teaching high school with PhD?

Discussion in 'Secondary Education' started by sinvanc, Dec 16, 2008.

  1. ChangeAgent

    ChangeAgent Comrade

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    Jan 6, 2009

    Rugby--yes, I would believe you still need to become certified through regular pathways regardless of level of education.
     
  2. jp_Chicago

    jp_Chicago New Member

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    Jan 8, 2009

    Lots of PhD's

    We have eight PhD's in our faculty. We see it as one of our strengths.
     
  3. Lindsay.Lou

    Lindsay.Lou Companion

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    Jan 12, 2009

    You are correct that sometimes that might look for a "cheaper" teacher. I got my Masters in a phd program (basically, I dropped out of a phd program, and they threw me an MA as a parting gift). After seeing my resume, they explicitely told me in my interview "We cannot afford you if you plan to have your phd soon."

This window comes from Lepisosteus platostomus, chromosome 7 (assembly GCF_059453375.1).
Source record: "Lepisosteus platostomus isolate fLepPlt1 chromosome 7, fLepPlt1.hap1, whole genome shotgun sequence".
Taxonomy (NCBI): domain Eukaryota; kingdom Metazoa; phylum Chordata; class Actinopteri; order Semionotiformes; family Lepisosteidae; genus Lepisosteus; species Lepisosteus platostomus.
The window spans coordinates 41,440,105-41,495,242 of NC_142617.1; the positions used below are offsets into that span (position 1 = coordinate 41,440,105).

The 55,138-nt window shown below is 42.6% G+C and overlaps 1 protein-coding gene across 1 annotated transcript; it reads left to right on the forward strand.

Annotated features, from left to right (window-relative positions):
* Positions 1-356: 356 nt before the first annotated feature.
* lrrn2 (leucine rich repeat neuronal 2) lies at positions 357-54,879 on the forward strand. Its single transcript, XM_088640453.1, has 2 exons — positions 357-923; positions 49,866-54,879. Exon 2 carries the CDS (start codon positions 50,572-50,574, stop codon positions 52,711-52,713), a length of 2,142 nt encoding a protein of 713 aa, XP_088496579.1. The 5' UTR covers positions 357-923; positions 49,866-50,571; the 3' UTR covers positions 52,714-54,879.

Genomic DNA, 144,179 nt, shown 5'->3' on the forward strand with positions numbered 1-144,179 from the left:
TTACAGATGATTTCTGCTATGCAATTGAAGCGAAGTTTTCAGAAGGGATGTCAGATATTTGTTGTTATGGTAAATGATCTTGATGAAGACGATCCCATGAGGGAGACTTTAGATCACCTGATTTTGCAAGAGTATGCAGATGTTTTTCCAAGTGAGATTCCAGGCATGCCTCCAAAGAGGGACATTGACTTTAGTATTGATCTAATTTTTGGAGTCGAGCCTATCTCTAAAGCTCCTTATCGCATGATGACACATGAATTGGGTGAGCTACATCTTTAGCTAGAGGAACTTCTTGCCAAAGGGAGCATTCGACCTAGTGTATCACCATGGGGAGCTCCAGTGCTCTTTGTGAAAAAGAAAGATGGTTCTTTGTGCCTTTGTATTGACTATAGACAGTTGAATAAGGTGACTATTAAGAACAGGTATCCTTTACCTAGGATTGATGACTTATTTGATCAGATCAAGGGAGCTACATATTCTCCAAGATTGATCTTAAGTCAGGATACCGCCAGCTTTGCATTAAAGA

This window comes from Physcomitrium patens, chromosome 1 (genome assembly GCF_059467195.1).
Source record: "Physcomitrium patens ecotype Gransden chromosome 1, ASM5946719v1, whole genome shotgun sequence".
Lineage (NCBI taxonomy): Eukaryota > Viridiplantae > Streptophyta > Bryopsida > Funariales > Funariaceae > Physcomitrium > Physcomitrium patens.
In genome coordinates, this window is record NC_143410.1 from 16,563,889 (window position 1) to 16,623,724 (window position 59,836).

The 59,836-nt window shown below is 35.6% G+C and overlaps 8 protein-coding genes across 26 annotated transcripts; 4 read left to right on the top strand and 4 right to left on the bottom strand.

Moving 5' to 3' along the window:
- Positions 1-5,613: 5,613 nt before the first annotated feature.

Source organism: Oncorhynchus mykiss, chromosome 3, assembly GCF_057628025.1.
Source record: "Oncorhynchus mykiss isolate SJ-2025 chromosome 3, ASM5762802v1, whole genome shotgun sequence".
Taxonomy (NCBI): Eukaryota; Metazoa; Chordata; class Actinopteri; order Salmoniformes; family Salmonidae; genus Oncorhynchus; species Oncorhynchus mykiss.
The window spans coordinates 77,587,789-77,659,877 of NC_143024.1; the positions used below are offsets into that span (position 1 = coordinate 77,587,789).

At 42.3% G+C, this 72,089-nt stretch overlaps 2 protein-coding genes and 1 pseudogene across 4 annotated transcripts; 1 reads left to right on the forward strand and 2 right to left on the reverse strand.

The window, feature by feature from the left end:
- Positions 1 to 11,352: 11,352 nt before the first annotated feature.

However, when I was in high school, the only two teachers with phds were the two chemistry teachers! Good luck!
     
  4. jennyjenjen

    jennyjenjen Rookie

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    Jan 20, 2009

    In my district a first year teacher with just a BA would start at $45,229, a first year teacher with a Phd would earn $53,346. At the 14 year mark the difference is huge, $51,000 for the teacher with a BA and $82,000 for the Phd. Good luck in your job hunt!
     
  5. Caesar753

    Caesar753 Multitudinous

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    Feb 11, 2009

    PhDs in my district make only like $500 more than the next highest educational category. I worded that poorly, but I think you konw what I mean.

    Anyway, it doesn't pay to be a PhD in my district, even when you get to the top of the pay scale....You'd still just make $500 more than the person in the classroom next door who didn't spend all that time or money in a PhD program.

    Having said all that, if high school is where your passion is, go for it. Have you researched the process for becoming licensed?
     

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